Agent softens quotes about Cliff Lee's future with the Mariners

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Over the weekend agent Darek Braunecker made headlines and drew criticism for saying he “wouldn’t anticipate” Cliff Lee re-signing with the Mariners, with my main beef being that there’s just no need to say stuff like that six months from free agency and immediately after Lee’s first start.
Lee apparently agreed, because he quickly tried to downplay the quotes, and now Braunecker has done his best to backtrack:

I can tell you this much, based on Cliff Lee’s initial impression of the Seattle Mariners organization, the city of Seattle, the club overall … Cliff is as excited as he can be about being there. What his future holds is anybody’s guess. We don’t know. We haven’t had any substantive conversations with the organization. …



You never anticipate a deal with any club. The bottom line is we can’t anticipate any moves. But if the question is, do we anticipate Cliff not having an interest in being in Seattle long term, that would be the furthest thing from the truth. I can tell you, unequivocally, that he’s enjoyed everything about it, as we anticipated.



Without question, Cliff Lee’s primary criteria moving forward is how long and how sustainable is the high level of success for that club. That’s what Cliff Lee is looking at with this club and in hopes of being able to participate in a postseason with the Seattle Mariners. What happens from there is anybody’s guess at this juncture.

As a wise man once said: “Take it easy, Champ. Why don’t you sit this next one out, stop talking for a while.”

Javier Baez: “This is a game. It’s not as serious as a lot of people take it.”

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Infielder Javier Baez is back in camp with the Cubs after helping Puerto Rico to a second-place finish in the 2017 World Baseball Classic. He was the focal point of what was, to many, the most memorable play of the entire tournament: Baez pointed at catcher Yadier Molina, who was attempting to throw out a would-be base-stealer, before applying the tag for the final out of the eighth inning.

While Baez didn’t receive much criticism for his theatrics, aside from an insignificant handful of spoilsports, he is one of the players who most exemplifies the emotional, celebratory culture that foreign players bring to Major League Baseball. U.S. (and Tigers) second baseman Ian Kinsler is on the other side of that spectrum, as he said prior to the WBC final that he hopes kids mimic the solemn way U.S. players play the game rather than the emotional, passionate way players from Puerto Rico and the Dominican Republic play the game.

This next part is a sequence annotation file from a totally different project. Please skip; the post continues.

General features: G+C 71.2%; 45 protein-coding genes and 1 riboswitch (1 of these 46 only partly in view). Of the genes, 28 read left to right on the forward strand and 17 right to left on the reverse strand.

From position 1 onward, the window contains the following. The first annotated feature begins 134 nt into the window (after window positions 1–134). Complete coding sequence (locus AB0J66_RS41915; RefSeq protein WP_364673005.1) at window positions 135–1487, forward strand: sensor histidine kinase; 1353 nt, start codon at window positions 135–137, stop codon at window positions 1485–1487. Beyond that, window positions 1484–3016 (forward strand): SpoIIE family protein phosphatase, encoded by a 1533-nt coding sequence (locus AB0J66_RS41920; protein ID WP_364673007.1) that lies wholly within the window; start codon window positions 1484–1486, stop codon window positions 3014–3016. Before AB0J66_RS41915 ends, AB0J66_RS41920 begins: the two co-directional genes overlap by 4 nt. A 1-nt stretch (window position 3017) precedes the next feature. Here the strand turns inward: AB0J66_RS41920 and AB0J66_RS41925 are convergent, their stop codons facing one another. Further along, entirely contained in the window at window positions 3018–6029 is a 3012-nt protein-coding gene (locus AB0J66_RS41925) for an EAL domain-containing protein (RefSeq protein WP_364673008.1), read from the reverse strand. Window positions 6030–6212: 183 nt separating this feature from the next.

Baez isn’t about to apologize for the way he and his teammates play the game. Via CSN Chicago’s Patrick Mooney, Baez said, “We do a great job playing and having fun out there. That’s what it’s all about. This is a game. It’s not as serious as a lot of people take it. but, you know, everybody’s got their style and their talent. I have a lot of fun.”

He continued, “It’s their choice to look at how we play, how excited we get. To us, it’s really huge what we did, even though we didn’t win. All of Puerto Rico got really together. We were going through a hard time over there and everything got fixed up for at least three weeks. Hopefully, they keep it like that.”

Mike Trout proposes change to spring training umpiring

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Angels outfielder Mike Trout came up with an idea that would allow less experienced umpires an opportunity to call some major league spring training action. As ESPN’s Buster Olney reports, Trout thinks the veteran umpires should only call five or six innings as they get back into regular season shape. The rest of the innings could be called by minor league umpires.

According to Olney, baseball officials loved Trout’s idea when they heard about it last week. One official said, “It makes a lot of sense for a lot of different reasons.” Another said, “That’s Trout — he’s always paying attention to stuff beyond what he’s doing.”

Of course, I have to agree that the suggestion is a great one. As Olney notes, the turnover rate for umpires every year is relatively low, so younger, less-experienced umpires have few opportunities to get a feel for what it’s like calling major league action. Even beyond the actual interpretation of the rules, interacting with big league personalities would also be helpful for minor league umpires.